|Some digital cameras record the settings used to take each photo. An explanation of what each of the terms related to these settings means is available below.|
The dimensions of the picture in pixels. Below is a table which gives approximate paper/photo sizes for different dimensions and resolutions. 72 pixels per inch (ppi) is the approximate resolution of your monitor. 150 ppi is perfect for a printer that can print 300-450 dots per inch (dpi), and 300 ppi is perfect for a 600-900 dpi printer.
The dimensions of the photo straight from the camera.
The dimensions of the photo after Photoshop tweaking and cropping. This is the largest size available for an exact enlargement of any photo in the gallery.
The opening in a camera lens through which light passes. Aperture size is calibrated in f-numbers - the larger the number, the smaller the lens opening. The f-number is the ratio of the lens diameter to the diameter of the aperture. For example, a 28mm camera at f/2 has an aperture 14mm across. Thus, for each multiple of 1.4, half the light reaches the CCD.
Aperture affects depth of field: the larger the f-number, the greater is the zone of sharpness.
Length of time for which the shutter allows light to hit the CCD, in seconds.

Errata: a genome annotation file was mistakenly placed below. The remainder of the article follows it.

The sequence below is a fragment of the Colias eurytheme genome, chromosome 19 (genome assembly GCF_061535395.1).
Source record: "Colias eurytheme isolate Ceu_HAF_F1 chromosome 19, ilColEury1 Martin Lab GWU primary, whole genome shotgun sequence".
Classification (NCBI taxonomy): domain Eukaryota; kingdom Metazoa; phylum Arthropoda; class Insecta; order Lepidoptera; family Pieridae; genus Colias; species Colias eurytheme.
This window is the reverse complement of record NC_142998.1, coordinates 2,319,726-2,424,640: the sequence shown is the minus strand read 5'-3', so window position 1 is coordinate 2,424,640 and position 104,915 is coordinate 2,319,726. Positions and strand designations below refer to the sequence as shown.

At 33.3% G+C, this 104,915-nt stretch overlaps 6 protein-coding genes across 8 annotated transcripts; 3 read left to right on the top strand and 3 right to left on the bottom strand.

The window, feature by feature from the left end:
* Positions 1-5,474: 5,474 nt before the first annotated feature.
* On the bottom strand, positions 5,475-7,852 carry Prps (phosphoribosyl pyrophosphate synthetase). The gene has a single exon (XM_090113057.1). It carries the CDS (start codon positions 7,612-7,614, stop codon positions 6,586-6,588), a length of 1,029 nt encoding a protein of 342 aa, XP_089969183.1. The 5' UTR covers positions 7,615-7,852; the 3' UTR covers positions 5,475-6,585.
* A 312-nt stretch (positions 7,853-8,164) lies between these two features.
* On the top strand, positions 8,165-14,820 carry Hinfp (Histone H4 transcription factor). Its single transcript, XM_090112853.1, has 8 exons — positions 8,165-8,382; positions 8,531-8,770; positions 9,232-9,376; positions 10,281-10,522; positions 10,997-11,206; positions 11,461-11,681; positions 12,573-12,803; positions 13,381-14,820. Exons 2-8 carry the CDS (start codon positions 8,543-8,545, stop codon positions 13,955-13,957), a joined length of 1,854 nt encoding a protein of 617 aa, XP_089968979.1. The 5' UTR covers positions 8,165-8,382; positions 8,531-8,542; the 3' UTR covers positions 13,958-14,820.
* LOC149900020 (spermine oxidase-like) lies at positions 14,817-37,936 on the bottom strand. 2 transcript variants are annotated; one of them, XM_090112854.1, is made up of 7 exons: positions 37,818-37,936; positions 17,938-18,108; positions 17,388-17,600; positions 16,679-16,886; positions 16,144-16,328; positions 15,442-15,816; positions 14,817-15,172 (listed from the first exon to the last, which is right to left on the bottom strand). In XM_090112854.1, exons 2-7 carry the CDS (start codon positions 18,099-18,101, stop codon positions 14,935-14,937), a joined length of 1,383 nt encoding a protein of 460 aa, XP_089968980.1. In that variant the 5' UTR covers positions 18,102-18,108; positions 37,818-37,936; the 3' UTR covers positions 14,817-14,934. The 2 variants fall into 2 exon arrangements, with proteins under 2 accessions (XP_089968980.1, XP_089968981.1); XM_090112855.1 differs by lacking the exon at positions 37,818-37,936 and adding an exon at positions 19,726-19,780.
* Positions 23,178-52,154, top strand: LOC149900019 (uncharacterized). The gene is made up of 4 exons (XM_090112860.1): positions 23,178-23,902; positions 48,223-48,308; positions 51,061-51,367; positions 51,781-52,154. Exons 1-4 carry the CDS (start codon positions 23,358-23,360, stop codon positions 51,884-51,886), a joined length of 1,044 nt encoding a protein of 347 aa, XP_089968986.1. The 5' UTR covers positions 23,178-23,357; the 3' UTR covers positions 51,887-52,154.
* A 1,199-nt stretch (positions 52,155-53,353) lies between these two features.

The distance between the CCD and the optical center of the lens when the lens is focused at infinity. This length is multiplied by a factor to express it in terms of a 35mm lens. Thus, a focal length of 70mm corresponds to a zoom of 2×.
The fully automatic, semi-automatic, or manual method selected for determining aperture and shutter speed.
This mode allows the aperture to be fixed, while the shutter speed is adjusted automatically. Apart from the sport or action arena, aperture priority is the most common & effective automatic preference in photography.
This mode allows the shutter speed to be fixed, while the aperture is adjusted automatically. This is useful for taking pictures of movement, either to capture an instant or to show motion blur.
The method used to determine the appropriate aperture and/or shutter speed for automatic or semi-automatic exposure modes:
Exposure calculated by comparing measurements from 256 segments of the frame with a library of typical compositions, producing the best possible setting for entire frame.
Camera measures light in area in center of frame occupying roughly 1/32 of total. This allows compensation for extremely light or dark backdrops.
Camera measures lighting in entire frame, but assigns weight of 80% to area in center of frame occupying roughly 1/4 of total. This preserves background details while letting lighting conditions at center of frame determine exposure.
In a film camera, sensitivity is a characteristic of the film, not the camera. Sensitivity determines the amount of light needed to produce a given degree of exposure. The more sensitive the film, the less light needed to make an exposure, allowing higher shutter speeds. Higher sensitivity is achieved by altering the chemical composition of the film, causing a random pattern, called "grain," to appear in the final photograph. In a digital camera, sensitivity has a similar effect: higher sensitivities allow higher shutter speeds, at the expense of "noise" (the digital equivalent of film "grain") appearing in the final image.
Comments or questions:
All rights reserved. Please do not
use photos without permission.